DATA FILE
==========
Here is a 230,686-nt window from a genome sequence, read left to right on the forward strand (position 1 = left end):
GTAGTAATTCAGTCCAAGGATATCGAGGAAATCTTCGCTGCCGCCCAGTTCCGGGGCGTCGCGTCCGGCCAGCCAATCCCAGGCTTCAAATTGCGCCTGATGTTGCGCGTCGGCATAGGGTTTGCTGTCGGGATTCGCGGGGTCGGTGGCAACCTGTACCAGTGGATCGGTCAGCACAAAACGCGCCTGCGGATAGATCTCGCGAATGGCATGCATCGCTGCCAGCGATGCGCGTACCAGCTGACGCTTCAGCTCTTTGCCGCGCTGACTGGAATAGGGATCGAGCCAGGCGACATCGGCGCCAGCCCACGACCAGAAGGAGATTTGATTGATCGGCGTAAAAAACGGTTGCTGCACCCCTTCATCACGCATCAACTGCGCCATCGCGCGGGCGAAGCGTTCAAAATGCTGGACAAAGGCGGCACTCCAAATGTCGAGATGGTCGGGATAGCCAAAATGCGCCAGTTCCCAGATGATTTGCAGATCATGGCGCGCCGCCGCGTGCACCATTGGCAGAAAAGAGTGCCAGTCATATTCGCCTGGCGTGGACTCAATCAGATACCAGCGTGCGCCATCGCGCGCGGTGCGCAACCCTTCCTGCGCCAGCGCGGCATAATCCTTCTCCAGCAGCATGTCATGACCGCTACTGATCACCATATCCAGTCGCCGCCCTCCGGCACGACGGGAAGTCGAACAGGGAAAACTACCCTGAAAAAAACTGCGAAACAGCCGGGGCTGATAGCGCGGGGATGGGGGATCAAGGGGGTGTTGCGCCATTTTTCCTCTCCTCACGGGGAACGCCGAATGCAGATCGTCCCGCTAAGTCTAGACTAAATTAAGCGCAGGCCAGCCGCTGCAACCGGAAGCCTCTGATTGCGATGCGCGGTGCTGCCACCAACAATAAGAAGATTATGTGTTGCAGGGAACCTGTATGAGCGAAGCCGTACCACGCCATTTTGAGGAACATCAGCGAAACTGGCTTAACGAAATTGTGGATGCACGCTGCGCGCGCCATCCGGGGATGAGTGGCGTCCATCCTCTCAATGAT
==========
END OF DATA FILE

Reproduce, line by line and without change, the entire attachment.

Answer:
Here is a 230,686-nt window from a genome sequence, read left to right on the forward strand (position 1 = left end):
GTAGTAATTCAGTCCAAGGATATCGAGGAAATCTTCGCTGCCGCCCAGTTCCGGGGCGTCGCGTCCGGCCAGCCAATCCCAGGCTTCAAATTGCGCCTGATGTTGCGCGTCGGCATAGGGTTTGCTGTCGGGATTCGCGGGGTCGGTGGCAACCTGTACCAGTGGATCGGTCAGCACAAAACGCGCCTGCGGATAGATCTCGCGAATGGCATGCATCGCTGCCAGCGATGCGCGTACCAGCTGACGCTTCAGCTCTTTGCCGCGCTGACTGGAATAGGGATCGAGCCAGGCGACATCGGCGCCAGCCCACGACCAGAAGGAGATTTGATTGATCGGCGTAAAAAACGGTTGCTGCACCCCTTCATCACGCATCAACTGCGCCATCGCGCGGGCGAAGCGTTCAAAATGCTGGACAAAGGCGGCACTCCAAATGTCGAGATGGTCGGGATAGCCAAAATGCGCCAGTTCCCAGATGATTTGCAGATCATGGCGCGCCGCCGCGTGCACCATTGGCAGAAAAGAGTGCCAGTCATATTCGCCTGGCGTGGACTCAATCAGATACCAGCGTGCGCCATCGCGCGCGGTGCGCAACCCTTCCTGCGCCAGCGCGGCATAATCCTTCTCCAGCAGCATGTCATGACCGCTACTGATCACCATATCCAGTCGCCGCCCTCCGGCACGACGGGAAGTCGAACAGGGAAAACTACCCTGAAAAAAACTGCGAAACAGCCGGGGCTGATAGCGCGGGGATGGGGGATCAAGGGGGTGTTGCGCCATTTTTCCTCTCCTCACGGGGAACGCCGAATGCAGATCGTCCCGCTAAGTCTAGACTAAATTAAGCGCAGGCCAGCCGCTGCAACCGGAAGCCTCTGATTGCGATGCGCGGTGCTGCCACCAACAATAAGAAGATTATGTGTTGCAGGGAACCTGTATGAGCGAAGCCGTACCACGCCATTTTGAGGAACATCAGCGAAACTGGCTTAACGAAATTGTGGATGCACGCTGCGCGCGCCATCCGGGGATGAGTGGCGTCCATCCTCTCAATGAT